The Mishna in Gittin 9:10 provides a few different interpretations of ערות דבר (Deuteronomy 24:1). While the school of Shammai hold that for a man to divorce his wife he needs to find significant fault with her (דבר ערוה - possibly a crime of licentiousness), it is the opinion of the school of Hillel that he may divorce her if she only burnt his food. Rabbi Akiva's opinion, which is the most permissive of the three, is that he may even divorce her if he found another women whom he prefers. The language of the mishna in question is as follows:

בית שמאי אומרים לא יגרש אדם את אשתו אלא אם כן מצא בה דבר ערוה שנאמר כי מצא בה ערות דבר ובית הלל אומרים אפילו הקדיחה תבשילו שנאמר כי מצא בה ערות דבר רבי עקיבא אומר אפילו מצא אחרת נאה הינמה שנאמר והיה אם לא תמצא חן בעיניו

The school of Shammai say: A man may not divorce his wife unless he finds in her a matter of lewdness, as it says, "If he finds in her an unseemly thing" (Deuteronomy 24:1), but the school of Hillel say: Even if she burnt his food, as it says, "If he finds in her an unseemly thing". Rabbi Akiva says: Even if he found one more beautiful than she, as it says, "If she should not find favour in his eyes" (ibid.)

I have heard it said that the reason for the permissiveness of Rabbi Akiva and the school of Hillel is that if we interpret the passage as do the school of Shammai then every woman who is divorced by her husband will be suspected of adultery. By technically allowing divorce to occur for trivial matters, we preserve the dignity of Jewish women who, once divorced, may be suspected of having done nothing more heinous than burn their husbands' food - or of being guilty of nothing more than being married to a womaniser.

I am trying to find the source for that particular chiddush, which I think is very clever. To my mind, it sounds fairly late - maybe 19th/20th century - and I don't know how to go about finding it. If anybody has heard it before and can provide me with a source, I would very much appreciate it.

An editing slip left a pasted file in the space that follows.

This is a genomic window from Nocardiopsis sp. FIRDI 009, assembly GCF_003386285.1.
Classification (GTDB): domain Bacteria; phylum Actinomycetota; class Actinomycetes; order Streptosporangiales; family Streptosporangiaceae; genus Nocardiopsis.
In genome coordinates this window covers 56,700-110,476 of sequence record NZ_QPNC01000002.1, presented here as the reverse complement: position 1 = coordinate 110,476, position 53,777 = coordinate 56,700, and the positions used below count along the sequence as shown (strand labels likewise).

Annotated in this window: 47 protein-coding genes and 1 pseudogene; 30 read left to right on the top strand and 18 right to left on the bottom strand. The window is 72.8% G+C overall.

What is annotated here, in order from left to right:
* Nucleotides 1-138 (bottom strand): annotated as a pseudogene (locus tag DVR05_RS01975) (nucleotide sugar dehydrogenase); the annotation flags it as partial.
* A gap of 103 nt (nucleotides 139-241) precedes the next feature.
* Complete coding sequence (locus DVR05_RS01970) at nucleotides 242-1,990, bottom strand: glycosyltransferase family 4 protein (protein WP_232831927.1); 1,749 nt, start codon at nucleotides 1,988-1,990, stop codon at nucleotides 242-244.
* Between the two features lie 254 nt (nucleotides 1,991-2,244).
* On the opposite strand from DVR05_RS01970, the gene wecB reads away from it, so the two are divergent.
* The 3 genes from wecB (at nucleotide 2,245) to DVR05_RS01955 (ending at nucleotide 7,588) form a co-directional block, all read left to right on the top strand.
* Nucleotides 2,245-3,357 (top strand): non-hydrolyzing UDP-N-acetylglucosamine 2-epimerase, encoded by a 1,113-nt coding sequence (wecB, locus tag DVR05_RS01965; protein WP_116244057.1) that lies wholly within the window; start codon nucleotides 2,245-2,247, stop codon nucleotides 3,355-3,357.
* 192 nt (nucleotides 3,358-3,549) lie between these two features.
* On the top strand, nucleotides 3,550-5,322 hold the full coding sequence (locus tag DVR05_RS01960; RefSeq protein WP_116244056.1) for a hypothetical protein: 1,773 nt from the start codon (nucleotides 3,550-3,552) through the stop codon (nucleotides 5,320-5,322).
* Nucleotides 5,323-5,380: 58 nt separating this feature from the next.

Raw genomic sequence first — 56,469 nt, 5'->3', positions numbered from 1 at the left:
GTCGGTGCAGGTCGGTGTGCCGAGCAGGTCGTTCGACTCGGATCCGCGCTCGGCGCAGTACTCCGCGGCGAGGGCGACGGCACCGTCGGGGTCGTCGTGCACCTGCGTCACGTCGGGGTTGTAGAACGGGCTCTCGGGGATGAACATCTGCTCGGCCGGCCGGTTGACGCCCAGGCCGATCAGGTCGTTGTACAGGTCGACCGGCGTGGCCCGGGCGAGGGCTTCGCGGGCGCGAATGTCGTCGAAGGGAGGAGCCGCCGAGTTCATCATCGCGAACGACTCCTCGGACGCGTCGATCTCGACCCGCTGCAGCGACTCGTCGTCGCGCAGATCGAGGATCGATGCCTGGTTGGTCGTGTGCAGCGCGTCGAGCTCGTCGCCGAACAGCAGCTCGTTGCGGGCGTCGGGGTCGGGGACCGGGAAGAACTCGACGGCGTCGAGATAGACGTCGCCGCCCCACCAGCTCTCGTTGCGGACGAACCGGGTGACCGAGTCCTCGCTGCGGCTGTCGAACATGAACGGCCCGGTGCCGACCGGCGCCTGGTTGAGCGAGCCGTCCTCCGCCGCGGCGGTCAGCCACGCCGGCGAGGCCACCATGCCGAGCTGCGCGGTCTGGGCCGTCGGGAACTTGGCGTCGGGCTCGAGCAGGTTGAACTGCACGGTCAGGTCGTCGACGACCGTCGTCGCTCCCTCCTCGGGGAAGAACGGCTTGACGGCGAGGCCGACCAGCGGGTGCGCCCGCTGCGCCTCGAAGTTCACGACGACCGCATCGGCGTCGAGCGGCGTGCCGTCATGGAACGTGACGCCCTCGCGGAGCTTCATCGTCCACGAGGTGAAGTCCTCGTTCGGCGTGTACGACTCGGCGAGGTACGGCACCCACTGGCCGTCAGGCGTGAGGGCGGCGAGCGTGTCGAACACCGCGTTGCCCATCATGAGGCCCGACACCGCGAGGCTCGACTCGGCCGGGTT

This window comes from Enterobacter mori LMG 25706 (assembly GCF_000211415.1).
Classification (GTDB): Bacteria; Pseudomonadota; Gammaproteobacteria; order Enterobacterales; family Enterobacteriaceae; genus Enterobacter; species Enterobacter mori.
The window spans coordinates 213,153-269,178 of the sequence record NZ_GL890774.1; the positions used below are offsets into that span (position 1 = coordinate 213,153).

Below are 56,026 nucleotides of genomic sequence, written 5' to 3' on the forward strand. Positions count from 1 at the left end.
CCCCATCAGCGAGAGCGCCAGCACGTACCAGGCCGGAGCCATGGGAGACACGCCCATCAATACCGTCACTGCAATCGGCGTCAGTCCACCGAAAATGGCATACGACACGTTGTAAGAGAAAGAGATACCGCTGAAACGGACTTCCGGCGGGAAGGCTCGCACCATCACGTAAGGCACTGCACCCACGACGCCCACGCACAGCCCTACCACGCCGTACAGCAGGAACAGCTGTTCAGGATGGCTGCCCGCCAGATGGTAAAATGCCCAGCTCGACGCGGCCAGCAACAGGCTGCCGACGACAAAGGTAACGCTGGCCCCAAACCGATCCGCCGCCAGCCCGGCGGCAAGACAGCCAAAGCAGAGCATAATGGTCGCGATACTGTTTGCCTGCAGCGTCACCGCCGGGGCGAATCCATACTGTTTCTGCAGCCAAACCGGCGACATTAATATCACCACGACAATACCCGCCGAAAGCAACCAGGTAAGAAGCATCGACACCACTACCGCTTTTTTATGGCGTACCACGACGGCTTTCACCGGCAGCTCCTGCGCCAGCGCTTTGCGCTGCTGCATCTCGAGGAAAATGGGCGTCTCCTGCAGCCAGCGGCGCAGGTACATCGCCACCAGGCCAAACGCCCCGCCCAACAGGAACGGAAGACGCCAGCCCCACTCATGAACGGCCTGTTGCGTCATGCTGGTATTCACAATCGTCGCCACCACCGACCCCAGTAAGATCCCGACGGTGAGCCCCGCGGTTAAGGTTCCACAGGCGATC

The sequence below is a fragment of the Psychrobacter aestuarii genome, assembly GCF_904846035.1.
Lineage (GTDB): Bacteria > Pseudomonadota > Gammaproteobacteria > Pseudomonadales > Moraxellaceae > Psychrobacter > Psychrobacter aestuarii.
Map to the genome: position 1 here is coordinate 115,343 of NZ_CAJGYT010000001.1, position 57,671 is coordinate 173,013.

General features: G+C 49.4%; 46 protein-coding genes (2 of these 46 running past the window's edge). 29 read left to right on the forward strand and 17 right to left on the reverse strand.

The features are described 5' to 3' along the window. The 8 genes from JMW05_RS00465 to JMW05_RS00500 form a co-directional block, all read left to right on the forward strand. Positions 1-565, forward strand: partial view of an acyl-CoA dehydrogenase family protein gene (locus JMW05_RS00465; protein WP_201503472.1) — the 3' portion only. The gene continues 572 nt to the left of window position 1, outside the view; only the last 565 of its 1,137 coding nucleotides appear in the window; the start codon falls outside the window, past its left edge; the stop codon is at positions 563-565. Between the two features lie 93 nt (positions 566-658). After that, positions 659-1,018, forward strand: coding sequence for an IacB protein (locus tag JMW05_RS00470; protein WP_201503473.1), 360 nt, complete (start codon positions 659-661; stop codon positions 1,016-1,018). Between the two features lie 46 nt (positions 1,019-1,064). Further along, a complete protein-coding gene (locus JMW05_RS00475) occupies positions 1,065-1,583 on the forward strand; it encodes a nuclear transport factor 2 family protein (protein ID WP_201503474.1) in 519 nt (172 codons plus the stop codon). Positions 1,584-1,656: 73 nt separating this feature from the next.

• Where have you looked already? (Only so that we don't duplicate your efforts.)
    – msh210
    Commented May 8, 2013 at 2:51
  • Feel free to duplicate, @msh210 - I looked in certain of the major peirushim (Tosafot Yom-Tov, Melekhet Shlomo, Tiferet Yisrael, the Rambam and the Rav of Bertinoro), but didn't see anything. I wasn't really expecting to either: like I say, this sounds more recent to me. It reminds me of chiddushim that I've heard attributed to the Brisker Rov (and R' Yonasan Eybeschütz, come to think of it), but wouldn't know where to start.
    – Shimon bM
    Commented May 8, 2013 at 3:22
  • For an interesting article on this issue in Hebrew, see the following link: eretzhemdah.org/Data/UploadedFiles/FtpUserFiles/Books/… Commented May 27, 2013 at 8:31

1 Answer 1


I have recently found what may be the earliest printed example of this drosh, in an unattributed passage in R' Baruch haLevi Epstein's Torah Temimah. It commences on p353, about halfway through the paragraph that begins with ודעת ר' עקיבא, and continues until the end of the paragraph on the following page.

Unfortunately, R' Epstein was a notorious plagiarist himself notes in his introduction that he didn’t always remember where he’d heard things, so it is impossible to say with certainty that he was the originator of this clever interpretation, although he does show himself elsewhere in his Mekor Baruch to be interested in the plight of women, and a 19th-20th century origin makes sense.


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